• ITVI.USA
    13,908.850
    -16.050
    -0.1%
  • OTRI.USA
    22.040
    -0.040
    -0.2%
  • OTVI.USA
    13,887.180
    -17.040
    -0.1%
  • TLT.USA
    2.640
    -0.010
    -0.4%
  • TSTOPVRPM.ATLPHL
    2.480
    0.060
    2.5%
  • TSTOPVRPM.CHIATL
    2.190
    0.050
    2.3%
  • TSTOPVRPM.DALLAX
    1.400
    0.180
    14.8%
  • TSTOPVRPM.LAXDAL
    2.730
    0.160
    6.2%
  • TSTOPVRPM.PHLCHI
    1.440
    0.040
    2.9%
  • TSTOPVRPM.LAXSEA
    2.870
    -0.010
    -0.3%
  • WAIT.USA
    108.000
    5.000
    4.9%
  • ITVI.USA
    13,908.850
    -16.050
    -0.1%
  • OTRI.USA
    22.040
    -0.040
    -0.2%
  • OTVI.USA
    13,887.180
    -17.040
    -0.1%
  • TLT.USA
    2.640
    -0.010
    -0.4%
  • TSTOPVRPM.ATLPHL
    2.480
    0.060
    2.5%
  • TSTOPVRPM.CHIATL
    2.190
    0.050
    2.3%
  • TSTOPVRPM.DALLAX
    1.400
    0.180
    14.8%
  • TSTOPVRPM.LAXDAL
    2.730
    0.160
    6.2%
  • TSTOPVRPM.PHLCHI
    1.440
    0.040
    2.9%
  • TSTOPVRPM.LAXSEA
    2.870
    -0.010
    -0.3%
  • WAIT.USA
    108.000
    5.000
    4.9%
American Shipper

Maersk-Alibaba tie-up a sign of changing times

Danish shipping company Maersk Line and Chinese e-commerce marketplace Alibaba teamed up to provide sellers direct bookings with the container line, marking another development in the rapidly changing ocean freight procurement space.

   Maersk Line has partnered with the Chinese e-commerce giant Alibaba to provide a direct booking link for shippers using Alibaba’s platform, Business Insider reported Wednesday.
   The move essentially allows smaller sellers on the Alibaba marketplace – Amazon’s chief global competitor – a way to book ocean freight with Maersk Line without using a freight forwarder or non-vessel operating common carrier.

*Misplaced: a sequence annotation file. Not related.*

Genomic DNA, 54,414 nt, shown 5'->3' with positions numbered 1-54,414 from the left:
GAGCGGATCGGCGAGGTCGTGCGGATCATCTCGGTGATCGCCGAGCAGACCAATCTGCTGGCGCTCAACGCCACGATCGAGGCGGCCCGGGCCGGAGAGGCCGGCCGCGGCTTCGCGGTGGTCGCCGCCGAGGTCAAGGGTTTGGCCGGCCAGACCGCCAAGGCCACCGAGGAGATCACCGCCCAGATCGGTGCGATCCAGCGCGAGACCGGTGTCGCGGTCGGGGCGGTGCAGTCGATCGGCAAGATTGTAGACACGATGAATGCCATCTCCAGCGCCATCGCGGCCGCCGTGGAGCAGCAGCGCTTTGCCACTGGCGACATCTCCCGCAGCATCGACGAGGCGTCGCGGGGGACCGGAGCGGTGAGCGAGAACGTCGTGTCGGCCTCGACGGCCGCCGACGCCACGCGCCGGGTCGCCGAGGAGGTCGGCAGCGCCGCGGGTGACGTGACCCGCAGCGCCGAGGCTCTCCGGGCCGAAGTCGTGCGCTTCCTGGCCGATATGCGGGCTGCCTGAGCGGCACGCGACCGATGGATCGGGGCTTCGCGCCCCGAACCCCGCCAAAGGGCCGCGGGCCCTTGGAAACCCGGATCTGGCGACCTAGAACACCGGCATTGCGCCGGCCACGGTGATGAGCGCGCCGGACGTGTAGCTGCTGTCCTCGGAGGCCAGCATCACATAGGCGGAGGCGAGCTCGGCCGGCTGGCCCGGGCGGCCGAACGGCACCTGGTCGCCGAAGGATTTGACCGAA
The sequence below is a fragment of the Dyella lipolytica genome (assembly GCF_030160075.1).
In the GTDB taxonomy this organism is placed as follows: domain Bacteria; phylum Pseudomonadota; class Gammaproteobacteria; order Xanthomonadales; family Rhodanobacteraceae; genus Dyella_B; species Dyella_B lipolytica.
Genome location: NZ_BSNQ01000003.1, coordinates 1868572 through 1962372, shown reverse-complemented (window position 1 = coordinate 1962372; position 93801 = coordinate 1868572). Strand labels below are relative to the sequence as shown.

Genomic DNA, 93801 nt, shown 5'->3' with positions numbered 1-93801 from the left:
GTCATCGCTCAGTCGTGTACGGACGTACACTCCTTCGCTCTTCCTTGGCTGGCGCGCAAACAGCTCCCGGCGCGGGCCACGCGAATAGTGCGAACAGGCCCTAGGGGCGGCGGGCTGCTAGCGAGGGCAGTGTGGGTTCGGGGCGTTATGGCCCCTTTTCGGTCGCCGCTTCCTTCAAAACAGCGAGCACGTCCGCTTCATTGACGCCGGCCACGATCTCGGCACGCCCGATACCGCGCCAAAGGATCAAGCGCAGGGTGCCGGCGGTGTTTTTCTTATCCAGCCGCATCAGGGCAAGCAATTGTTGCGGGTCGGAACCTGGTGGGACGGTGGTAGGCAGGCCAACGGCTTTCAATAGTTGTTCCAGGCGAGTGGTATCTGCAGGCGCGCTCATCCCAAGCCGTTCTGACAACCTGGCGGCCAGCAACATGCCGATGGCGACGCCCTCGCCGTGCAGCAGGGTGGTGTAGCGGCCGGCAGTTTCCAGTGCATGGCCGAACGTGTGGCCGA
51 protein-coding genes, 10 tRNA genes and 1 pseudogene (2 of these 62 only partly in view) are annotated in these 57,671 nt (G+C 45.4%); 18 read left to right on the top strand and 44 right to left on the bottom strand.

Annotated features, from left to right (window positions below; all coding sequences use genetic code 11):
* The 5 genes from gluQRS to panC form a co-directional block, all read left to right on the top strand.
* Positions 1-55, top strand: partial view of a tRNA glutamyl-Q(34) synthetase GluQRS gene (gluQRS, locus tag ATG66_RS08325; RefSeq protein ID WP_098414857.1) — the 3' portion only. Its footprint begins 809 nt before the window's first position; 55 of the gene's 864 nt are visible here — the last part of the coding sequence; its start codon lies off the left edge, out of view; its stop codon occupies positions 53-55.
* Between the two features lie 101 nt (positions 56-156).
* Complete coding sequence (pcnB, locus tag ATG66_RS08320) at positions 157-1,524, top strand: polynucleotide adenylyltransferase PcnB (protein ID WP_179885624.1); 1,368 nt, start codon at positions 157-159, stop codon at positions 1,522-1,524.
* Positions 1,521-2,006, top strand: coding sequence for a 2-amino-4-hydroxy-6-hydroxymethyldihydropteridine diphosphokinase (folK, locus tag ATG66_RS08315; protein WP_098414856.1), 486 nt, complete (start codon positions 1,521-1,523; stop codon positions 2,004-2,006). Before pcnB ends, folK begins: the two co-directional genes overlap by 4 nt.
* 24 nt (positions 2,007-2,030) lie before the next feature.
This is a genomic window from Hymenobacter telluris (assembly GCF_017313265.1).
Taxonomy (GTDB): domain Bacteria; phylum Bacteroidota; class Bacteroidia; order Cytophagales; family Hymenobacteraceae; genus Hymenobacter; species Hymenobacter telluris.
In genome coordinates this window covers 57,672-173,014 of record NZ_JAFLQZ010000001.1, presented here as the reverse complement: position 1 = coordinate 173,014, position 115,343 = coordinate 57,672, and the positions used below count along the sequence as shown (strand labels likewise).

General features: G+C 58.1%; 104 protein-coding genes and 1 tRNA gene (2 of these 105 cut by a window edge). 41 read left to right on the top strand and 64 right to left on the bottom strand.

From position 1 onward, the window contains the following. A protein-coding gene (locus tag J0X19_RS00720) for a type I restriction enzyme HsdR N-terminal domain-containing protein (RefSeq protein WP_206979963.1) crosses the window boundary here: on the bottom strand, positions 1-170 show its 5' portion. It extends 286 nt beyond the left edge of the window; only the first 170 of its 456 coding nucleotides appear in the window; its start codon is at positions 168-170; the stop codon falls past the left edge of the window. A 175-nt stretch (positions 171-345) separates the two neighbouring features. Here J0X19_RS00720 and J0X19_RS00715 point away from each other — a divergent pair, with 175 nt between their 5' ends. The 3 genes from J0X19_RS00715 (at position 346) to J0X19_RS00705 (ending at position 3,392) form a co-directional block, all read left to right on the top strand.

The report said the service was offered from Dec. 22, according to the shipping line.
   It’s part of a growing trend of carriers seeking to more directly control sales with smaller and mid-size shippers, business they have traditionally ceded to capacity resellers and service providers.
   It also continues a trend of Alibaba and Amazon yearning to grow beyond being mere facilitators of product transactions and into providers of direct logistics functions tied to those transactions.
   Both trends place pressure on smaller and mid-sized forwarders and NVOs to clearly define their value proposition to shippers, who may be interested in arranging and booking freight directly through a digital platform (whether that platform is with a single carrier or a neutral freight marketplace).
   At the same time, there are digital platforms aiming to arm forwarders and NVOs with better ways to reach those same customers. The question that many small forwarders and NVOs face is whether they can afford to invest in the technology to keep up. Or more pertinently, whether they can afford not to invest.
   Incidentally, Alibaba already has a partnership with Flexport, the startup forwarder, in which small shippers can use Flexport’s services directly through the Alibaba platform. The Balitmore-based freight forwarder and customs broker Shapiro, meanwhile, is an example of a service provider that aids sellers on Amazon through the Fulfilled by Amazon program.
   Lars Jensen, chief executive officer of SeaIntelligence Consulting, told American Shipper Tuesday that he sees carriers more than ever focused on automation of the front-end of the booking process, whereas they have previously been focused on technology that powers the customer service elements of their business (in other words, the processes that occur after the booking has taken place).
   Efforts to evolve traditional ocean freight procurement are underway on many fronts, from direct carrier-marketplace partnerships like Maersk and Alibaba; to ocean freight marketplaces like Haven, iContainer, Simpliship and Freightos; to platforms that digitize the interaction between small forwarders and neutral NVOs, like CoLoadX.

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